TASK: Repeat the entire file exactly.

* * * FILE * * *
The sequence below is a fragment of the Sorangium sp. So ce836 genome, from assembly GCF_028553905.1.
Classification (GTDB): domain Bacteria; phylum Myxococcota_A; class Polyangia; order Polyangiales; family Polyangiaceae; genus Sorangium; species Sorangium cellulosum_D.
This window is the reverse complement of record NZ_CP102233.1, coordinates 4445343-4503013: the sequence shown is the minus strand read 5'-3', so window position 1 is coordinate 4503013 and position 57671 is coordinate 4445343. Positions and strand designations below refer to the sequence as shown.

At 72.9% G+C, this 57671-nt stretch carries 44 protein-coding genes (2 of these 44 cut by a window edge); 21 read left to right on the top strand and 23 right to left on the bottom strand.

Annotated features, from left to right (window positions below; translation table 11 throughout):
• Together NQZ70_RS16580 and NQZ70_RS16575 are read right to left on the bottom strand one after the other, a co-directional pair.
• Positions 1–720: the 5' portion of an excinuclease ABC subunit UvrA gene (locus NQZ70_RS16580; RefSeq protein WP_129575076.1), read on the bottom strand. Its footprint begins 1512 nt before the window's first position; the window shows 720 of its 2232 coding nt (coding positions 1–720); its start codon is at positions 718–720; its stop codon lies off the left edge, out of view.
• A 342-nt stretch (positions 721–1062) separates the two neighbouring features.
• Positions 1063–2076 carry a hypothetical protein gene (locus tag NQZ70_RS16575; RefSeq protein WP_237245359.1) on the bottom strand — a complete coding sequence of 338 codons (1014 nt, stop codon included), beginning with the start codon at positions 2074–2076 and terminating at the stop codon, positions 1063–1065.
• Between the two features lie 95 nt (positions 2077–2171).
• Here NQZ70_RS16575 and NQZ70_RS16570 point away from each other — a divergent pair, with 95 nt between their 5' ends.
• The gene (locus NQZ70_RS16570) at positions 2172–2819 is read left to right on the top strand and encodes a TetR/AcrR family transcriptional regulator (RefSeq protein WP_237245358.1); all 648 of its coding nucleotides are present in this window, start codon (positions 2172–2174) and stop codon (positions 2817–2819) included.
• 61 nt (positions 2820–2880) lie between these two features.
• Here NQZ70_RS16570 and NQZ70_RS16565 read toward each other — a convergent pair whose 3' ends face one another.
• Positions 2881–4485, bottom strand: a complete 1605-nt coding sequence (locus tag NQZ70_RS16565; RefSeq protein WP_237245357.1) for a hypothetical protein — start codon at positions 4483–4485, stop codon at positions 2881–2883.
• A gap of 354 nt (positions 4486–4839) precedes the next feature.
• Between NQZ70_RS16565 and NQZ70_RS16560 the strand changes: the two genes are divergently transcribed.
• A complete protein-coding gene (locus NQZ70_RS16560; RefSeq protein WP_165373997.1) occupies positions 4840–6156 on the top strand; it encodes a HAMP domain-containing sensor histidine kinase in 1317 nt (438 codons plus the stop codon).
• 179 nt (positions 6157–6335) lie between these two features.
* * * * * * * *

The sequence below is a fragment of the Sorangium sp. So ce836 genome, from assembly GCF_028553905.1.
Classification (GTDB): domain Bacteria; phylum Myxococcota_A; class Polyangia; order Polyangiales; family Polyangiaceae; genus Sorangium; species Sorangium cellulosum_D.
This window is the reverse complement of record NZ_CP102233.1, coordinates 4445343-4503013: the sequence shown is the minus strand read 5'-3', so window position 1 is coordinate 4503013 and position 57671 is coordinate 4445343. Positions and strand designations below refer to the sequence as shown.

At 72.9% G+C, this 57671-nt stretch carries 44 protein-coding genes (2 of these 44 cut by a window edge); 21 read left to right on the top strand and 23 right to left on the bottom strand.

Annotated features, from left to right (window positions below; translation table 11 throughout):
• Together NQZ70_RS16580 and NQZ70_RS16575 are read right to left on the bottom strand one after the other, a co-directional pair.
• Positions 1–720: the 5' portion of an excinuclease ABC subunit UvrA gene (locus NQZ70_RS16580; RefSeq protein WP_129575076.1), read on the bottom strand. Its footprint begins 1512 nt before the window's first position; the window shows 720 of its 2232 coding nt (coding positions 1–720); its start codon is at positions 718–720; its stop codon lies off the left edge, out of view.
• A 342-nt stretch (positions 721–1062) separates the two neighbouring features.
• Positions 1063–2076 carry a hypothetical protein gene (locus tag NQZ70_RS16575; RefSeq protein WP_237245359.1) on the bottom strand — a complete coding sequence of 338 codons (1014 nt, stop codon included), beginning with the start codon at positions 2074–2076 and terminating at the stop codon, positions 1063–1065.
• Between the two features lie 95 nt (positions 2077–2171).
• Here NQZ70_RS16575 and NQZ70_RS16570 point away from each other — a divergent pair, with 95 nt between their 5' ends.
• The gene (locus NQZ70_RS16570) at positions 2172–2819 is read left to right on the top strand and encodes a TetR/AcrR family transcriptional regulator (RefSeq protein WP_237245358.1); all 648 of its coding nucleotides are present in this window, start codon (positions 2172–2174) and stop codon (positions 2817–2819) included.
• 61 nt (positions 2820–2880) lie between these two features.
• Here NQZ70_RS16570 and NQZ70_RS16565 read toward each other — a convergent pair whose 3' ends face one another.
• Positions 2881–4485, bottom strand: a complete 1605-nt coding sequence (locus tag NQZ70_RS16565; RefSeq protein WP_237245357.1) for a hypothetical protein — start codon at positions 4483–4485, stop codon at positions 2881–2883.
• A gap of 354 nt (positions 4486–4839) precedes the next feature.
• Between NQZ70_RS16565 and NQZ70_RS16560 the strand changes: the two genes are divergently transcribed.
• A complete protein-coding gene (locus NQZ70_RS16560; RefSeq protein WP_165373997.1) occupies positions 4840–6156 on the top strand; it encodes a HAMP domain-containing sensor histidine kinase in 1317 nt (438 codons plus the stop codon).
• 179 nt (positions 6157–6335) lie between these two features.